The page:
I have a weird sort of respect for SuperM. Sure, the project is about as inorganic as you can imagine, bringing together some of SM Entertainment’s most popular performers for an agency-forged super group. But if you’re going to take this approach, the music had better sound as big and over-the-top as its performers demand.
It would have been so easy for SuperM to churn out some trend-chasing piece of American pop, particularly since they were created with an eye for the western pop market. But, they took the exact opposite approach with last year’s Jopping. Rather than kowtow to a misguided sense of musical “authenticity,” they embraced artifice in all its bombastic glory. That’s one of the qualities that first drew me to idol pop. There’s no “guilty” in this pleasure, and I respect SuperM for sticking to their guns.
Pre-release single 100 feels like a natural extension from their excellent 2019 debut, delivering all the musical firepower they can muster. It’s like an Avengers film – stuffed to the brim with noise and action and knowing humor. This isn’t an exercise in gazing at darkly-lit statues, the color of which calls back to years of naval-gazing lore. This is popcorn pop music, explosions and all. And while the song might not have much of a chorus, it’s got a crackle of energy that compensates.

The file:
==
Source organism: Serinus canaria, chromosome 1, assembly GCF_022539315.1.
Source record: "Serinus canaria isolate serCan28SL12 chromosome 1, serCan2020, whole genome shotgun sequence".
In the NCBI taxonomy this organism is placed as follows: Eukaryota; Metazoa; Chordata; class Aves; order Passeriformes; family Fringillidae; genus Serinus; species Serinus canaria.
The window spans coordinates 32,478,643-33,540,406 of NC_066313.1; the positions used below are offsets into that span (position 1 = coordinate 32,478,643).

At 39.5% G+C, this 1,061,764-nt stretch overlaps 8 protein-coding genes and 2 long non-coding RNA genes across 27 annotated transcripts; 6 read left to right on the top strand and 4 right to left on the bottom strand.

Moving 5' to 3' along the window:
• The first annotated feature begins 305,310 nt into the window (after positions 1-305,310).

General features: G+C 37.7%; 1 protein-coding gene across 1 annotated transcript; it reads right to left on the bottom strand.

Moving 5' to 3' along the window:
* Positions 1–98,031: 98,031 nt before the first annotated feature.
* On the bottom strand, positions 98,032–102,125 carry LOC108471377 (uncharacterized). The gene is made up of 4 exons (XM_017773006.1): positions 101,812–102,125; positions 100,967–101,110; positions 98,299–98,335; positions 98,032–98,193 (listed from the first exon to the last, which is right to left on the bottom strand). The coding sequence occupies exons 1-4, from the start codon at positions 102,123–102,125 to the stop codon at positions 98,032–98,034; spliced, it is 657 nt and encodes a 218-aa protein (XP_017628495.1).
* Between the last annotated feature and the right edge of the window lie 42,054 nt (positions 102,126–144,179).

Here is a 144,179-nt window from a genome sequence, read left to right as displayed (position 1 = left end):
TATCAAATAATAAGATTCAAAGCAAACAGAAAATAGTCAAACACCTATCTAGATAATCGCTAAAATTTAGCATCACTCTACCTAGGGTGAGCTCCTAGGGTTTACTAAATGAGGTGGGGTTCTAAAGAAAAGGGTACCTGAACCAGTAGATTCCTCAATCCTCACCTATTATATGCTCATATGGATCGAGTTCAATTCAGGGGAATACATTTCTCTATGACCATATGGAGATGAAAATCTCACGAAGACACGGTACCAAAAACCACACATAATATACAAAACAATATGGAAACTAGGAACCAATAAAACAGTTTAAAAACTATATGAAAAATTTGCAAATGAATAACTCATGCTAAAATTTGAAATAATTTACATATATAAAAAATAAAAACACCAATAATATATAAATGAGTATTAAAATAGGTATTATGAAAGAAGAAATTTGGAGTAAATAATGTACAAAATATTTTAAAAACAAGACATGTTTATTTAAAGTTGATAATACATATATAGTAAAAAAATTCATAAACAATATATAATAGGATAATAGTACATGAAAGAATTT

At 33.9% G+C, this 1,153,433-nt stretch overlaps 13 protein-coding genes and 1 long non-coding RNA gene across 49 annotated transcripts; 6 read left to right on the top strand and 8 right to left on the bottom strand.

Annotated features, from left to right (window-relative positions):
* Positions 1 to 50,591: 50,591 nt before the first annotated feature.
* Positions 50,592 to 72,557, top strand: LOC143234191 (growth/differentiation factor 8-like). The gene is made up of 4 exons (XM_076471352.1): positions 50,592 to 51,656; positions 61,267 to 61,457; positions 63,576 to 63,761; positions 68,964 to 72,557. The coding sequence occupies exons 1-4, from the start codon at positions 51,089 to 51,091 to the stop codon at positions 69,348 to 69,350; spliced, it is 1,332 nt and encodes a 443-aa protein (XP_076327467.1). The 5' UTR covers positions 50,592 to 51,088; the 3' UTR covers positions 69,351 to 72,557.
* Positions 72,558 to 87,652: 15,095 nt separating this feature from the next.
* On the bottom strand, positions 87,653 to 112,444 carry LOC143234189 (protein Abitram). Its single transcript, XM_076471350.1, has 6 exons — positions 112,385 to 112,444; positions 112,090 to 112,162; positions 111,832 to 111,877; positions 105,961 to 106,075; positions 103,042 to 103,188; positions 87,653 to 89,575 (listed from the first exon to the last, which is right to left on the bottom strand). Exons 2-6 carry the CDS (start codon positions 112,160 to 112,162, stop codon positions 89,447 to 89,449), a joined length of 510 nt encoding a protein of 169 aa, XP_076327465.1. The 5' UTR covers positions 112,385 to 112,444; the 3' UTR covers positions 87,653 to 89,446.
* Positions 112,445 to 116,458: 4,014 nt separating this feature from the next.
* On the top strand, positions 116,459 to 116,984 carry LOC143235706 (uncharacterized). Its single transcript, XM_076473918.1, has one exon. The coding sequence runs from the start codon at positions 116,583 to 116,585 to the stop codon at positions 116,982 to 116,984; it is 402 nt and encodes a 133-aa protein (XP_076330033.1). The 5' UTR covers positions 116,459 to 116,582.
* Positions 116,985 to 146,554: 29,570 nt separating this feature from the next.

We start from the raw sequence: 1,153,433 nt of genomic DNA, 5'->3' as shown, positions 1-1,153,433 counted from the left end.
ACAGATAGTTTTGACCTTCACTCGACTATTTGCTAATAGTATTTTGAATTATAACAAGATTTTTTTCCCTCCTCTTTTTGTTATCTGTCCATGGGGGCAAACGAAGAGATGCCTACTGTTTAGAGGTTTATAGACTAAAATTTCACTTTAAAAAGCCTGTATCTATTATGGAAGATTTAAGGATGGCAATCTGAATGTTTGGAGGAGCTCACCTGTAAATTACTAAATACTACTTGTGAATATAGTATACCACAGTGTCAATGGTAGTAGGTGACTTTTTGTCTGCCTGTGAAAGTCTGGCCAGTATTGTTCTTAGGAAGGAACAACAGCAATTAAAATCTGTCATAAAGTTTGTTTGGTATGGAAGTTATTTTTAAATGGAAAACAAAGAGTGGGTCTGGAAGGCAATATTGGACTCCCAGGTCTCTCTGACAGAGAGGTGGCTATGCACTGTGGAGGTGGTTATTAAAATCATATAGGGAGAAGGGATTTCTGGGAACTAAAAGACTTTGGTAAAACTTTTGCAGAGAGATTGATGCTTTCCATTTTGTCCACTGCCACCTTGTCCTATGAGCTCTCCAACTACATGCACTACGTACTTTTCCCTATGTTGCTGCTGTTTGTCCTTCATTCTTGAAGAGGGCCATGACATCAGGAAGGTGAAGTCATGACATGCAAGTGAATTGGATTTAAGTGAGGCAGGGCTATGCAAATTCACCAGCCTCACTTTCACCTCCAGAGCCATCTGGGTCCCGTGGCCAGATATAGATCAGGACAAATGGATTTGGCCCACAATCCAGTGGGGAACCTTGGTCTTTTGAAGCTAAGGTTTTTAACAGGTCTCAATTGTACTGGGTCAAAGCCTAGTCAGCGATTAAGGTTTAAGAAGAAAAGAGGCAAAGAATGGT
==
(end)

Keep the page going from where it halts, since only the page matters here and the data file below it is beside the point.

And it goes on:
Composed by a team of familiar names (in a Marvel universe, Yoo Young-Jin would certainly be their Nick Fury), 100 crafts a convincing line through multiple eras of the patented SM Performance style. The electro-funk that underlines its verses is pure SHINee circa 2013. The guitar distortion is a longtime favorite of Young-Jin’s, hearkening all the way back to his H.O.T. days. The ridiculously overblown power notes are the stuff of TVXQ legend. In this way, 100 becomes more than its meager melody might suggest. It has an army of history behind it. An arsenal, of sorts.
Filtered through SuperM’s enviable cast of performers, this hodgepodge victory lap is pure joy. Mark opens verse one with his reliably magnetic rap, volleying the rapid-fire verses to Taeyong, Kai and Lucas. Each brings an undeniable charisma to their segments, however brief they might be. Given that 100 is primarily hip-hop focused, vocalists Baekhyun, Taemin and Ten aren’t given quite as much to do. However, all three manage showstopper moments of their own. It’s so nice to hear Baekhyun really let it rip again. It’s been awhile since we’ve heard him perform in such a dramatic way.
100 will likely be derided in more pretentious circles, and I couldn’t care less. This is unabashed fun — embracing the ridiculous, assured in its own silliness. And when it comes down to it, that’s a quality that’s been missing in too many big-name K-pop releases this year.